Michigan Medicine and three other medical centers receive $7 million for COVID-19 outpatient convalescent plasma therapy trial

Author | Kara Gavin

A team of  Michigan Medicine, University of Pittsburgh, Medical University of South Carolina and Stanford Medicine researchers were recently awarded funds from the National Heart, Lung, and Blood Institute (NHLBI) in collaboration with the Biomedical Advanced Research and Development Authority (BARDA), part of the Office of the Assistant Secretary for Preparedness and Response at the U.S. Department of Health and Human Services (HHS), totaling more than $7 million to collaboratively study the role of convalescent plasma in mitigating symptoms of COVID-19 in patients with mild illness and preventing the progression of the disease from mild to severe.  

Convalescent plasma is derived from blood donated by persons who have already had COVID-19 and have recovered. Convalescent plasma contains antibodies that can bind to the virus that causes COVID-19 and neutralize it. Currently, convalescent plasma can be given as a treatment for patients in the hospital with severe or life-threatening COVID-19, a process called passive immunization.

Conducted as part of the NHLBI Collaborating Network of Networks for Evaluating COVID-19 and Therapeutic Strategies (CONNECTS) initiative, the Clinical Trial of COVID-19 Convalescent Plasma of Outpatients (C3PO) aims to evaluate whether passive immunization can be a safe and efficacious therapy in preventing the progression from mild to severe or critical COVID-19 illness and to understand the immunologic impact of anti-SARS-CoV-2 antibodies on the disease after passive immunization.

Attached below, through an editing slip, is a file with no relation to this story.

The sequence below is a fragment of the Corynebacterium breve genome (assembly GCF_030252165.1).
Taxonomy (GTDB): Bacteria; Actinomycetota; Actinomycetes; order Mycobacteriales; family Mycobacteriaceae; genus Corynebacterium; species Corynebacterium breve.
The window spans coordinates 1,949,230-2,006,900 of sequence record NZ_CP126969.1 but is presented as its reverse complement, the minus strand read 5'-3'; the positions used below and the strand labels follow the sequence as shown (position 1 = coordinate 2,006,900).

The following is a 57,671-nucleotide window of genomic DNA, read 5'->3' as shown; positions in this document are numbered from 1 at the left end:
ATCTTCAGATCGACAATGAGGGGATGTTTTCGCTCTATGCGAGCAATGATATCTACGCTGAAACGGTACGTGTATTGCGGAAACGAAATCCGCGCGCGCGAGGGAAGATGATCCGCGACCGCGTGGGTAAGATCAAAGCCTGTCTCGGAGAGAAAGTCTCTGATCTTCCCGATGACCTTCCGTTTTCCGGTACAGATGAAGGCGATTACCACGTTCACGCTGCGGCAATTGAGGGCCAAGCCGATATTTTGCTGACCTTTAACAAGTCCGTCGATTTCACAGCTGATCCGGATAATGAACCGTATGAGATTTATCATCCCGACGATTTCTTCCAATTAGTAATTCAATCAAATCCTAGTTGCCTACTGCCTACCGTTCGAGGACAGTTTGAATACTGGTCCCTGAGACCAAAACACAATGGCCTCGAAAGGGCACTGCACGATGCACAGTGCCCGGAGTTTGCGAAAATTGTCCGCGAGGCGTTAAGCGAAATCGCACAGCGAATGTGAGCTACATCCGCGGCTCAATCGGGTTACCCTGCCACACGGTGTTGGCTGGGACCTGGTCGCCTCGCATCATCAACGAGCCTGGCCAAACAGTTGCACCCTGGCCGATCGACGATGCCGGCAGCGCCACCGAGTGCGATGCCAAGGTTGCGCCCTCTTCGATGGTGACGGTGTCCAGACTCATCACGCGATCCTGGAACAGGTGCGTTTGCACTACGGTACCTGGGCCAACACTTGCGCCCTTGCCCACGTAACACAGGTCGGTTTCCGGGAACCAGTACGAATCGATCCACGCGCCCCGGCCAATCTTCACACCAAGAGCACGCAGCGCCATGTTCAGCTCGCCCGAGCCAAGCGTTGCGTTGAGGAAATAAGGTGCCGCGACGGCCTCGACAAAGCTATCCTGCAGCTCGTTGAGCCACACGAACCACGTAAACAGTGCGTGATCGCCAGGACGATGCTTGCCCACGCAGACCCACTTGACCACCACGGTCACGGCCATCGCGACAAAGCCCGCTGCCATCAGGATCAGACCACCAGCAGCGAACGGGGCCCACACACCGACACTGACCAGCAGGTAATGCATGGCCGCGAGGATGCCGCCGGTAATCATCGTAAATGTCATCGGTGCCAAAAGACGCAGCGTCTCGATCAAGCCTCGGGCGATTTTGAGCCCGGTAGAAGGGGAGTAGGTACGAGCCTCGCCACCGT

“This trial will focus on patients with mild COVID-19 who have a high risk of developing severe illness, and who stand to benefit most if this approach works as an early treatment,” said Frederick Korley, M.D., Ph.D., an associate professor of emergency medicine at the University of Michigan and one of the principal investigators on the C3PO study. “This includes patients over age 50, those with heart disease, lung disease or diabetes and patients who are immunocompromised.”

“We think that convalescent plasma has the best chance of being effective if used when patients are just starting to show symptoms in order to decrease viral replication and the resulting severe inflammatory response that can be so damaging,” said Simone Glynn, M.D.,M.P.H., chief of the NHLBI’s Blood Epidemiology and Clinical Therapeutics branch. “What we want to find out is whether this plasma is effective enough to keep these at-risk patients from progressing to a point where they need hospitalization.”

According to the World Health Organization, more than 16 million people worldwide have been diagnosed with COVID-19, the respiratory illness caused by the Severe Acute Respiratory Syndrome Coronavirus 2 (SARS-CoV-2), and more than 650,000 have died from the disease.

C3PO will study 600 COVID-19 patients at 50 U.S. medical centers who present to the emergency department with mild illness.

This research will be funded by the National Heart, Lung, and Blood Institute (NHLBI) and the Biomedical Advance Research and Development Authority (BARDA) as a sub award under the NHLBI Other Transaction award 1OT2HL156812-01.